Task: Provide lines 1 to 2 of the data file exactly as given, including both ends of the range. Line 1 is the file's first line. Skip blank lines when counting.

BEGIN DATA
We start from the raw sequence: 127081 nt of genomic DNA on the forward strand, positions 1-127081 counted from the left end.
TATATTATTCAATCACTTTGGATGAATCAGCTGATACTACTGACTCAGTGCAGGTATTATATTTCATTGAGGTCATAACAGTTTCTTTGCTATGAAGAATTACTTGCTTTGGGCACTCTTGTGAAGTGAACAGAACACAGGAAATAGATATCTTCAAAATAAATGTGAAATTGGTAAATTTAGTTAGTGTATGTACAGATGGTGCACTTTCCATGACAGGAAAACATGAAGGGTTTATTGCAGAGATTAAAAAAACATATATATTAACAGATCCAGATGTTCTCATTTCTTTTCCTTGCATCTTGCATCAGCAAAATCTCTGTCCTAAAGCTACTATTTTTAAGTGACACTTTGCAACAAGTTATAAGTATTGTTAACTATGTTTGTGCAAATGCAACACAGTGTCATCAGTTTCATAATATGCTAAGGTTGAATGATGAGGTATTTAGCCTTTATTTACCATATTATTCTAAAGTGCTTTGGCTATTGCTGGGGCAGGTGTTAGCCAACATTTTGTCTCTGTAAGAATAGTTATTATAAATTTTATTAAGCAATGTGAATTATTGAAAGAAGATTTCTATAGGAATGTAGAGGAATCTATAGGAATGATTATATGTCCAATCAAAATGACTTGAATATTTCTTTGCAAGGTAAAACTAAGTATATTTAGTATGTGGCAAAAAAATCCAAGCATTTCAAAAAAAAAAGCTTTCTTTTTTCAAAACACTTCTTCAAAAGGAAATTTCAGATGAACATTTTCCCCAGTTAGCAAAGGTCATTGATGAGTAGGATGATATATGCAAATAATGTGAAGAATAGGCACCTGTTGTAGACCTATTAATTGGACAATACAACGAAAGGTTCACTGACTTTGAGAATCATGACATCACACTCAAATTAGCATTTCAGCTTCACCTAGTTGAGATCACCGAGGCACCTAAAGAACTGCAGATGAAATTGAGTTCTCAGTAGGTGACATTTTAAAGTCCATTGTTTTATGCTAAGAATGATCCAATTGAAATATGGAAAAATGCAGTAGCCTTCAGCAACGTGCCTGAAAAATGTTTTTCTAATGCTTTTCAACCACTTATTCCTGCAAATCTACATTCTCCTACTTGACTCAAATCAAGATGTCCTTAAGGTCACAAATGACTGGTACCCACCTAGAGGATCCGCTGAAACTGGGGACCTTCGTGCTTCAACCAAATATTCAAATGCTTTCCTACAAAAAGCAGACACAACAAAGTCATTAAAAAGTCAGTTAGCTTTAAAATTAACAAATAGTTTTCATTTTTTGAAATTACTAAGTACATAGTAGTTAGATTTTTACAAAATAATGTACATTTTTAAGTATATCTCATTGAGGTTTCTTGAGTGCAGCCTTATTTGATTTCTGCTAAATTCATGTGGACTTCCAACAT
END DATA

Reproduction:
We start from the raw sequence: 127081 nt of genomic DNA on the forward strand, positions 1-127081 counted from the left end.
TATATTATTCAATCACTTTGGATGAATCAGCTGATACTACTGACTCAGTGCAGGTATTATATTTCATTGAGGTCATAACAGTTTCTTTGCTATGAAGAATTACTTGCTTTGGGCACTCTTGTGAAGTGAACAGAACACAGGAAATAGATATCTTCAAAATAAATGTGAAATTGGTAAATTTAGTTAGTGTATGTACAGATGGTGCACTTTCCATGACAGGAAAACATGAAGGGTTTATTGCAGAGATTAAAAAAACATATATATTAACAGATCCAGATGTTCTCATTTCTTTTCCTTGCATCTTGCATCAGCAAAATCTCTGTCCTAAAGCTACTATTTTTAAGTGACACTTTGCAACAAGTTATAAGTATTGTTAACTATGTTTGTGCAAATGCAACACAGTGTCATCAGTTTCATAATATGCTAAGGTTGAATGATGAGGTATTTAGCCTTTATTTACCATATTATTCTAAAGTGCTTTGGCTATTGCTGGGGCAGGTGTTAGCCAACATTTTGTCTCTGTAAGAATAGTTATTATAAATTTTATTAAGCAATGTGAATTATTGAAAGAAGATTTCTATAGGAATGTAGAGGAATCTATAGGAATGATTATATGTCCAATCAAAATGACTTGAATATTTCTTTGCAAGGTAAAACTAAGTATATTTAGTATGTGGCAAAAAAATCCAAGCATTTCAAAAAAAAAAGCTTTCTTTTTTCAAAACACTTCTTCAAAAGGAAATTTCAGATGAACATTTTCCCCAGTTAGCAAAGGTCATTGATGAGTAGGATGATATATGCAAATAATGTGAAGAATAGGCACCTGTTGTAGACCTATTAATTGGACAATACAACGAAAGGTTCACTGACTTTGAGAATCATGACATCACACTCAAATTAGCATTTCAGCTTCACCTAGTTGAGATCACCGAGGCACCTAAAGAACTGCAGATGAAATTGAGTTCTCAGTAGGTGACATTTTAAAGTCCATTGTTTTATGCTAAGAATGATCCAATTGAAATATGGAAAAATGCAGTAGCCTTCAGCAACGTGCCTGAAAAATGTTTTTCTAATGCTTTTCAACCACTTATTCCTGCAAATCTACATTCTCCTACTTGACTCAAATCAAGATGTCCTTAAGGTCACAAATGACTGGTACCCACCTAGAGGATCCGCTGAAACTGGGGACCTTCGTGCTTCAACCAAATATTCAAATGCTTTCCTACAAAAAGCAGACACAACAAAGTCATTAAAAAGTCAGTTAGCTTTAAAATTAACAAATAGTTTTCATTTTTTGAAATTACTAAGTACATAGTAGTTAGATTTTTACAAAATAATGTACATTTTTAAGTATATCTCATTGAGGTTTCTTGAGTGCAGCCTTATTTGATTTCTGCTAAATTCATGTGGACTTCCAACAT